Pandemic: Spanish flu hit Minot with real force in 1918

Eloise Ogden/MDN A World War I exhibit in the James E. Sperry Gallery at the North Dakota Heritage Center & State Museum in Bismarck includes information about the Spanish flu that hit North Dakota in 1918.

Schools, churches, public gathering places, theaters and other places in Minot closed because of the Spanish flu pandemic that hit Minot with great force in the fall of 1918.

“The Red Cross Society gave very efficient aid in this work by furnishing women to the needy to act in this capacity of nurses. The hospitals limited the surgical operations to emergency cases and opened their doors to the ‘flu’ patients, as did some of the physician(s) who had small private hospitals used in their specialties,” said Dr. Charles K. Allen, city health officer, reported in the State of North Dakota 1920 Report of the State Board of Health for the Biennial Period Ending June 30, 1920.

The State Historical Society of North Dakota, in an exhibit about World War I, in the James E. Sperry Gallery at the North Dakota Heritage Center in Bismarck, includes information about the Spanish flu.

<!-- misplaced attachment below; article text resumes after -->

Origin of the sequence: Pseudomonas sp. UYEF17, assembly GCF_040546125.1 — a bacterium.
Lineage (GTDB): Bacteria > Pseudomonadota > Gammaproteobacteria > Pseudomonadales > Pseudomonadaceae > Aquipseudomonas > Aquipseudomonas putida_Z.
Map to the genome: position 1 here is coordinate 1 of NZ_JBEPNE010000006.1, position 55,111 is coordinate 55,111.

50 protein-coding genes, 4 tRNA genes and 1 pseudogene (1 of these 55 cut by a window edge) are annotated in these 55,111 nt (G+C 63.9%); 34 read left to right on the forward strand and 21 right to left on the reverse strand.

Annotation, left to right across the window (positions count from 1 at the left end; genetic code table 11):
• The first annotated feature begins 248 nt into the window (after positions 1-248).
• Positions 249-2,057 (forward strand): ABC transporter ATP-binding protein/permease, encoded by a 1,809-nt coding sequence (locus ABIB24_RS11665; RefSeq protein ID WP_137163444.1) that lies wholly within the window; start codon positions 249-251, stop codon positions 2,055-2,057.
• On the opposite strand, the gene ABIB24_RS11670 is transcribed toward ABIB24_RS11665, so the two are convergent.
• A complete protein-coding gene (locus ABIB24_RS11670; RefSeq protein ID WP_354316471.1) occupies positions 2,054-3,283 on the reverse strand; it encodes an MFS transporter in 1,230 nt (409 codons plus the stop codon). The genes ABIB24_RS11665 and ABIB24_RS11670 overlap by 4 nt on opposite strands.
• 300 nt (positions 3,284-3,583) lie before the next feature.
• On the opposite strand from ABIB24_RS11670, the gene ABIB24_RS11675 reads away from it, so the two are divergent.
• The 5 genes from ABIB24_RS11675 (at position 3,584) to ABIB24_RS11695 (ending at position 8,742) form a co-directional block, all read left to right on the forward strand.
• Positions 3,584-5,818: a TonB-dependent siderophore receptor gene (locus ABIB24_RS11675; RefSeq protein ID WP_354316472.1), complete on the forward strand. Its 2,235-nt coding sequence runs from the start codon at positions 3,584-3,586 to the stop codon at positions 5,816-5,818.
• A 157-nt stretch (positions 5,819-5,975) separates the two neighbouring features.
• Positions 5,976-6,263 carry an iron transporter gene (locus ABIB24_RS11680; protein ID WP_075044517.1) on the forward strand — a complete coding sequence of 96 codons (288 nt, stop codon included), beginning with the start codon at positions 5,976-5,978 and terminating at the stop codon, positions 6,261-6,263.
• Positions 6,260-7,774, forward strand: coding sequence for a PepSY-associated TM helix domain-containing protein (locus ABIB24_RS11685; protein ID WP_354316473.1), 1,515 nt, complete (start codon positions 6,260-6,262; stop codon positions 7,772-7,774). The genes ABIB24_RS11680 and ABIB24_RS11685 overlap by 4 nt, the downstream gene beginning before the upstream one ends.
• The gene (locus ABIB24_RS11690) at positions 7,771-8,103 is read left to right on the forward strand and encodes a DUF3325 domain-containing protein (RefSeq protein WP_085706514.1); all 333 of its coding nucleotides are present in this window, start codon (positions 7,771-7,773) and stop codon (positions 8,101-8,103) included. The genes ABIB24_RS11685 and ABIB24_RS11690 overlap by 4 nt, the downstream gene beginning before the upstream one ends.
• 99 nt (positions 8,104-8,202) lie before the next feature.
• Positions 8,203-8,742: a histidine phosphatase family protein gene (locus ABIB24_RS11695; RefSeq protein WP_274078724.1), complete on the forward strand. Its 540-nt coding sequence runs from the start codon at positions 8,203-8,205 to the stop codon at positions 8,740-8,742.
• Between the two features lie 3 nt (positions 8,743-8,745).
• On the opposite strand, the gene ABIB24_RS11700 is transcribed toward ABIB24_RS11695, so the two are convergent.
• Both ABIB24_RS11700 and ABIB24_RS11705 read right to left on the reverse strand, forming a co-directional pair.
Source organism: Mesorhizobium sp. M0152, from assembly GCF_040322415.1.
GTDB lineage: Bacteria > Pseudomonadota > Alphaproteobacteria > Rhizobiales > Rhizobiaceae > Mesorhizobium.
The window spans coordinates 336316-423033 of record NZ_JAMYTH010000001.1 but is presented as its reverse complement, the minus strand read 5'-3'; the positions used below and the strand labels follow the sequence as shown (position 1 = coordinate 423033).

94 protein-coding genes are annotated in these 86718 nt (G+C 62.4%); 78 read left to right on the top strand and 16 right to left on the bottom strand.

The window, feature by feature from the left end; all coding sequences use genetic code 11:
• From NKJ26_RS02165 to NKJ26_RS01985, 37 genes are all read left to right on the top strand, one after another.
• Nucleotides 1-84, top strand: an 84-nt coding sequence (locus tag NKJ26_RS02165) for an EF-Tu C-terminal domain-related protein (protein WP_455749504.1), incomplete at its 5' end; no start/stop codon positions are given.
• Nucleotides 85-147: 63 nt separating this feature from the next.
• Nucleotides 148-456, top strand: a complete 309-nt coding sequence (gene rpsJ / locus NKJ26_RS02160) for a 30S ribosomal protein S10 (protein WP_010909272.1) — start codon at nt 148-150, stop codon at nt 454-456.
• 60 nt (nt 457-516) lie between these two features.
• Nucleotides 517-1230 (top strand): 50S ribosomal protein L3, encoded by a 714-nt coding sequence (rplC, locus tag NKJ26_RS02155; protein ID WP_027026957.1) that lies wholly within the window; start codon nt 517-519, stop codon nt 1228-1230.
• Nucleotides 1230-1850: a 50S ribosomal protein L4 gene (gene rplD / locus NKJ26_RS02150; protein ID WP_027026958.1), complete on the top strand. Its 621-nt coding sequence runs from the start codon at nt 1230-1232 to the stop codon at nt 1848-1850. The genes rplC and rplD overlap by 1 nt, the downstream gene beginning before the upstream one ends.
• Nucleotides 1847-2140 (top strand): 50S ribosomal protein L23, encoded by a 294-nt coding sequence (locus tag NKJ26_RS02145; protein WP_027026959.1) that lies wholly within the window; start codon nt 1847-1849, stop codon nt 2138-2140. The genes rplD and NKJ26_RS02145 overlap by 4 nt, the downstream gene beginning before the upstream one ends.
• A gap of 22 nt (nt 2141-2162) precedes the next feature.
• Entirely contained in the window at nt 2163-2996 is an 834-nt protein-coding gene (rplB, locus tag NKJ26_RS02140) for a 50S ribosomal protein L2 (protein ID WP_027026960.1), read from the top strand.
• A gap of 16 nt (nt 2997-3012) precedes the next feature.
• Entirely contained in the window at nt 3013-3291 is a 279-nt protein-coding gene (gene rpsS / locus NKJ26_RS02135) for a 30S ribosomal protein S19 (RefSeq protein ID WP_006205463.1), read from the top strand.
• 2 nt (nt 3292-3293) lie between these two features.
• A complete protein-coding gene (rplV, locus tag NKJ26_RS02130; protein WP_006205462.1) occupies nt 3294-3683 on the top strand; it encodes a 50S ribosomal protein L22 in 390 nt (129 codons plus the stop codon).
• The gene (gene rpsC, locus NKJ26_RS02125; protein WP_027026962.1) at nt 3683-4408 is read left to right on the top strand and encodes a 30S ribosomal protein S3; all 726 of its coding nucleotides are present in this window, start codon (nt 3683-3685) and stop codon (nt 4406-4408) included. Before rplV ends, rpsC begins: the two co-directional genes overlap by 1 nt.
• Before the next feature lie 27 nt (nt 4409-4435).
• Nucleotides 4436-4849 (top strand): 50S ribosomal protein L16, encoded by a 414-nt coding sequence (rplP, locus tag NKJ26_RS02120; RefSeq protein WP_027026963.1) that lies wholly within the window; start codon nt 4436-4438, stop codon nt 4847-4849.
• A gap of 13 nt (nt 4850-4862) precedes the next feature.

The disease broke out in different parts of the world near the end of World War I. The disease hit North Dakota “with great intensity” in fall 1918, according to the exhibit information. Because many doctors were serving in Europe, North Dakota’s communities had few medically trained people to help take care of the sick.

Allen, in his report, said during the winters of 1919-1920, the ‘flu’ struck Minot without the former force, most cases being mild forms. Very few deaths occurred as a result thereof.

“The Board of Health and the Red Cross Chapter of Minot took steps to ward off the severity experienced the preceding year, by having circulars printed and distributed, educating the public concerning the influenza symptoms, treatment, precautions and ‘DON’TS’ and by regulating theatres, churches, pool halls, dance halls and any public gathering. The intensity and severity of the last outbreak was rather a negative quantity in comparison with the result of the 1918-1919 outbreak,” according to Allen.

The federal government’s Public Health Service did not keep good records on the Spanish flu and state health agencies were overwhelmed by the situation, North Dakota Studies reported there are few accurate records on how many people came down with the flu and how many people died in North Dakota. N.D. Studies did note the Spanish flu outbreak hurt families and interfered with business.


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